By Jake Rossen
By Jesse Marx
By Michelle LeBow
By Alleen Brown
By Maggie LaMaack
By CP Staff
By Jesse Marx
When you ask Minnesota Timberwolves Coach Flip Saunders why his team has a legitimate chance to be crowned NBA champions at the end of the 2004-05 season--which opens tonight versus the Knicks at the Target Center--he barely pauses before rattling off an impressive, mostly accurate list of the ballclub's virtues. "We're a low turnover team, so we don't beat ourselves. We're a solid defensive team, probably one of the top five in the league. We have the ability to shoot the basketball extremely well. We're a good free-throw shooting team. We have depth. We have players who can make big plays at the end of games. And we have the MVP."
For the first time in franchise history, the Wolves also have a bit of a swagger in their collective attitude as they approach this season. Of course any puffed chests in previous years would have appeared particularly silly or boorish. Until last season, the team not only hadn't won a single playoff series--they had compiled an admirably tenacious and flat-pathetic string of seven straight first-round exits from the postseason. That albatross was decisively excised last spring, when Minnesota thrashed Denver in five games and outlasted Sacramento in seven. Although they eventually succumbed to Los Angeles in the Western Conference finals, most of the Wolves are convinced they also would have vanquished the mighty Lakers, had their all-star point guard Sam Cassell not been felled by a hip injury.
Last season's breakthrough success has created a boomlet of championship fever for 2004-05. The motto concocted by the club's marketing department for this season couldn't be plainer: Our Team. Our Time. Conventional wisdom among the motley crew of NBA prognosticators agrees, collectively judging the Wolves to be one of three clubs--along with San Antonio and Detroit--most likely to be fitted for rings at season's end.
The logic behind this optimism is certainly reasonable, if not entirely sound. Last year, the Wolves compiled the best regular season record in the brutally competitive Western Conference despite significant injuries to three players (Michael Olowokandi, Wally Szczerbiak, and Troy Hudson) who had figured to be among the team's top six or seven contributors. After splitting their first 16 games while the 9 new faces on the squad's 12-man roster got in sync with each other, the team reeled off 50 wins against just 16 defeats. The rosy scenario for the upcoming campaign is that last year's waylaid trio will be healthy enough to bolster the club's depth and versatility, and that minimal changes in the roster have removed the hindrance of an early-season adjustment period. It also doesn't hurt that Shaquille O'Neal will ply his steamroller style in the Eastern Conference rather than for the Lakers this season.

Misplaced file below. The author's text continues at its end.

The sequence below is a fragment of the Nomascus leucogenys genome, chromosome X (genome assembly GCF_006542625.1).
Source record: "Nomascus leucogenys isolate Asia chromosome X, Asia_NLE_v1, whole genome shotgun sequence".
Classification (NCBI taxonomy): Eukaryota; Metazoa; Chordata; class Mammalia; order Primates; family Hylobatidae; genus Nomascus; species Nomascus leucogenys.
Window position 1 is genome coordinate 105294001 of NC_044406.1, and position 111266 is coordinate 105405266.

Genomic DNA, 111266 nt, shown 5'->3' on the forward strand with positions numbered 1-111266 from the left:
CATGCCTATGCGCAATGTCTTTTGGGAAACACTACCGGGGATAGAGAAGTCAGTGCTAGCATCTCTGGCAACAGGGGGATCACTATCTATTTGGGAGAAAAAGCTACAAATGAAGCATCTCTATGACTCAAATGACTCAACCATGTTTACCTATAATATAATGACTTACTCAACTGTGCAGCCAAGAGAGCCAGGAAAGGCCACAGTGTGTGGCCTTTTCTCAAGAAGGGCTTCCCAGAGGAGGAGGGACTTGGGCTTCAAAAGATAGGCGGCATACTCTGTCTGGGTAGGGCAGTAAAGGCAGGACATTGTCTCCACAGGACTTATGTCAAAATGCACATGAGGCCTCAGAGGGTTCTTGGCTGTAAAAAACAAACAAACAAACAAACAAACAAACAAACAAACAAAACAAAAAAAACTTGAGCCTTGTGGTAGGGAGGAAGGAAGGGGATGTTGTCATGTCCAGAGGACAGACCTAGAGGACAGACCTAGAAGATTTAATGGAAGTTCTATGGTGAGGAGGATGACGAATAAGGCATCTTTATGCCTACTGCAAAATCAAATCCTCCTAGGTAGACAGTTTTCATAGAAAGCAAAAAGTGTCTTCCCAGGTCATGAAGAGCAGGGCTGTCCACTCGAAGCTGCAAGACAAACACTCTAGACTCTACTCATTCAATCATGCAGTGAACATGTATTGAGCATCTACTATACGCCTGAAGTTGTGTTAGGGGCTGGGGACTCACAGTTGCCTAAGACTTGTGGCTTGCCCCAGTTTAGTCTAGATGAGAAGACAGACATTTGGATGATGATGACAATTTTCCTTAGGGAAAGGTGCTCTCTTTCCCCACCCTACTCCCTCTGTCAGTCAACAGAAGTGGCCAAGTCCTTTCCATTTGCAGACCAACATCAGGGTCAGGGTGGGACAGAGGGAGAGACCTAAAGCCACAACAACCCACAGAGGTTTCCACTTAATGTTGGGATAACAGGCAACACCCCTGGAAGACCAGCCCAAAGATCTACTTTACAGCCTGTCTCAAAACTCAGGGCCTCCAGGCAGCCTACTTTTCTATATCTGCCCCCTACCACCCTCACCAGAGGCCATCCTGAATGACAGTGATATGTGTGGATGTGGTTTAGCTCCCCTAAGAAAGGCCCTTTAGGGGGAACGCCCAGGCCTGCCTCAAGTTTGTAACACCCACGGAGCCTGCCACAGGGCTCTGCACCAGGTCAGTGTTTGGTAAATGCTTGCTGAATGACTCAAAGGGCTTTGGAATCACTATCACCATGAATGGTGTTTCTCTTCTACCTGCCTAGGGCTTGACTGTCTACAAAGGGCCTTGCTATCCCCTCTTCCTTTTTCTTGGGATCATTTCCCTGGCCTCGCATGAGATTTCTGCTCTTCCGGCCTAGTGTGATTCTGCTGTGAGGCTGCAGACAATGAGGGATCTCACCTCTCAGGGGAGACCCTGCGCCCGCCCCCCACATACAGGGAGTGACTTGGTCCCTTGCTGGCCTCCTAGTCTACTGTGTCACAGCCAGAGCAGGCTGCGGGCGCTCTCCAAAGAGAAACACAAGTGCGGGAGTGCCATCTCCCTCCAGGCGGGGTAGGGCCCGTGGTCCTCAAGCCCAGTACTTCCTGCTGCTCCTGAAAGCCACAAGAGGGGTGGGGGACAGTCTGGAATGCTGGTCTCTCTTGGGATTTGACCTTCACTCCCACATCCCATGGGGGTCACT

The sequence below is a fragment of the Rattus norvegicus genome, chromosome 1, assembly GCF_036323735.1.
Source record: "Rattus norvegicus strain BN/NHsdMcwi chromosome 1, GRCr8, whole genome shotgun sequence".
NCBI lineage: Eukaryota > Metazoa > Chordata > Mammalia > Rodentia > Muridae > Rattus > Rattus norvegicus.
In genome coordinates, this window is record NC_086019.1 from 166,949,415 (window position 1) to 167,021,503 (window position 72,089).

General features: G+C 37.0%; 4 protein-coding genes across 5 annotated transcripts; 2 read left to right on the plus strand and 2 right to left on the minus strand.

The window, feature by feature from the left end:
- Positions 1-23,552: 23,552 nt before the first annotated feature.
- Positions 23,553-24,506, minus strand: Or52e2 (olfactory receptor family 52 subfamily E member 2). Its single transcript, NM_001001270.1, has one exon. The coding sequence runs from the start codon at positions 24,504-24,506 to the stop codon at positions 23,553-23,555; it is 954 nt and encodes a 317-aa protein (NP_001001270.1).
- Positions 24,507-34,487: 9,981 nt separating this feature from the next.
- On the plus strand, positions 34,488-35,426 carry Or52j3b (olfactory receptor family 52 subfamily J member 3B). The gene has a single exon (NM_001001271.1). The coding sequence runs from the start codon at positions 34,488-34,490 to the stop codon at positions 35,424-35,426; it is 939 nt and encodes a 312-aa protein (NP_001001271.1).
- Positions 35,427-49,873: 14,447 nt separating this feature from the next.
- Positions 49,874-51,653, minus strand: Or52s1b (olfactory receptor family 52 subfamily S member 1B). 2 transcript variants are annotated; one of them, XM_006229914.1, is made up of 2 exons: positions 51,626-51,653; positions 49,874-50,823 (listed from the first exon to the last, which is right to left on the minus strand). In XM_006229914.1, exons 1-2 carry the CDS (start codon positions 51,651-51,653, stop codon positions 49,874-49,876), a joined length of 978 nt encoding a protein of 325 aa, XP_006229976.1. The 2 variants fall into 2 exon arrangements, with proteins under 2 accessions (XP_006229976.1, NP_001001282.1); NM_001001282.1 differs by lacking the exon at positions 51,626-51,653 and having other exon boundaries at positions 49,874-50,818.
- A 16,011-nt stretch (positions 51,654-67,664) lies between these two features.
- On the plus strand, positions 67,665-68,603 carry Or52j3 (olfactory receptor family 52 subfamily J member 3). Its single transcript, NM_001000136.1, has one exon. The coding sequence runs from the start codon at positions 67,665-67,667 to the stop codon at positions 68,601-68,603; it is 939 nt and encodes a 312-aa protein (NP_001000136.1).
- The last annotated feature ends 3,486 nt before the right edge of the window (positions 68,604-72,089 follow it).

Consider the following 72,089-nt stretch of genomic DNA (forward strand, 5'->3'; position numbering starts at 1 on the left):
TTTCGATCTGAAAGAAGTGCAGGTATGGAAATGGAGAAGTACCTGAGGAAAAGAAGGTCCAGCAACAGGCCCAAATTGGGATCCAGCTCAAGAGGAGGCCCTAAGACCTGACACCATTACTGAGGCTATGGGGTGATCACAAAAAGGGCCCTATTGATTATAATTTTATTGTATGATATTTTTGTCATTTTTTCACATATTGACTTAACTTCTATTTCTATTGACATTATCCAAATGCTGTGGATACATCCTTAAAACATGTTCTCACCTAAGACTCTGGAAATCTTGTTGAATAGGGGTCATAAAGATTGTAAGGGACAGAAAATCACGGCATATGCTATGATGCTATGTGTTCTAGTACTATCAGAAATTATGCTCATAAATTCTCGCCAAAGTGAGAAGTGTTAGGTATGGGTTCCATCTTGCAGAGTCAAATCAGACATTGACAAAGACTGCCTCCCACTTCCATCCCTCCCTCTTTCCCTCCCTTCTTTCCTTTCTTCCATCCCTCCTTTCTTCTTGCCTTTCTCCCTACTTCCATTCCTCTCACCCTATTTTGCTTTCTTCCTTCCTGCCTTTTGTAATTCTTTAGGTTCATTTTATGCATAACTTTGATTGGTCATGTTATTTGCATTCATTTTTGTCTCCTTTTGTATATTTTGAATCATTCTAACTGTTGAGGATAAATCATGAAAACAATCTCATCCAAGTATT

For longtime followers of the tragicomic Timberwolves, the very notion that a slogan like Our Team, Our Time can be attached to the boys in green and blue without prompting snickers and catcalls is a delirious prospect. It's a hoot now to recall the Gulag old days when pudgy Scott Roth was launching left-handed treys from 30 feet, Pooh Richardson was a franchise cornerstone, and Marlon Maxey fouled an opponent in the final seconds of a lopsided loss so the Wolves could get another possession and possibly score enough points to qualify fans for some free tacos. Here we are on the brink of a new season with a meaningful number of supposedly shrewd people, who make their living parsing pro hoops for the masses, believing that the current edition of the Wolves has a decent chance to be the best team on the planet. It's something to savor.
But I don't think it's going to happen.
As someone who once extolled the promise of Chris Smith and offered up earnest assessments of the likes of Shane Heal, Lance Blanks, and Stoyko Vrankovic, it pains me to say this, but I think the Wolves will be fortunate to get back to a sixth game in the Western Conference finals this season. To win an NBA championship requires a selflessly synergistic crew of talented teammates who make tireless defense their top priority. Because the Wolves mostly hewed to that formula last season, they exceeded expectations (a year ago, most of the "experts" now on the Wolves' bandwagon pegged them to finish fifth in the conference and extend their playoff drought) despite a relative lack of familiarity and a slew of injuries.
Or maybe it was because of the injuries. Remember, a year ago, the abiding question regarding the dramatically overhauled Wolves roster was whether there would be enough ball movement and enough touches to grease the rhythm and satiate the egotistical trigger fingers of the team's talented core players. Injuries not only solved that problem, they reshaped the club's identity to its advantage by allowing a fearsome defense to coalesce. To put it delicately, the troika of sidelined players--Hudson, Szczerbiak, and Olowokandi--all prefer to shoot rather than pass, and have exhibited an occasional tendency toward befuddlement or indifference on defensive rotations. The quartet of guys who replaced them--Trenton Hassell, Fred Hoiberg, Ervin Johnson, and Mark Madsen--take pleasure in enabling better shots for their teammates (by dint of smart passes or staunch picks) and, to a man (even Hoiberg), regard a rugged, help-oriented defensive effort as their primary role on the ballclub.